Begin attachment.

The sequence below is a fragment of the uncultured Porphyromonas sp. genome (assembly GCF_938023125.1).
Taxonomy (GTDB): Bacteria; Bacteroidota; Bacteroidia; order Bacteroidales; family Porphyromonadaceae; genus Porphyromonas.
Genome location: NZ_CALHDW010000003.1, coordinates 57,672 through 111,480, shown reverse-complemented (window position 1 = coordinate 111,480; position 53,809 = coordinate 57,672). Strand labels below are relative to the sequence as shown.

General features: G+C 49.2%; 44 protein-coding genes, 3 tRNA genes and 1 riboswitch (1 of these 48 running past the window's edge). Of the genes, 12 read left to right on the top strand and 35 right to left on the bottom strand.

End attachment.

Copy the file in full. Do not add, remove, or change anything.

The sequence below is a fragment of the uncultured Porphyromonas sp. genome (assembly GCF_938023125.1).
Taxonomy (GTDB): Bacteria; Bacteroidota; Bacteroidia; order Bacteroidales; family Porphyromonadaceae; genus Porphyromonas.
Genome location: NZ_CALHDW010000003.1, coordinates 57,672 through 111,480, shown reverse-complemented (window position 1 = coordinate 111,480; position 53,809 = coordinate 57,672). Strand labels below are relative to the sequence as shown.

General features: G+C 49.2%; 44 protein-coding genes, 3 tRNA genes and 1 riboswitch (1 of these 48 running past the window's edge). Of the genes, 12 read left to right on the top strand and 35 right to left on the bottom strand.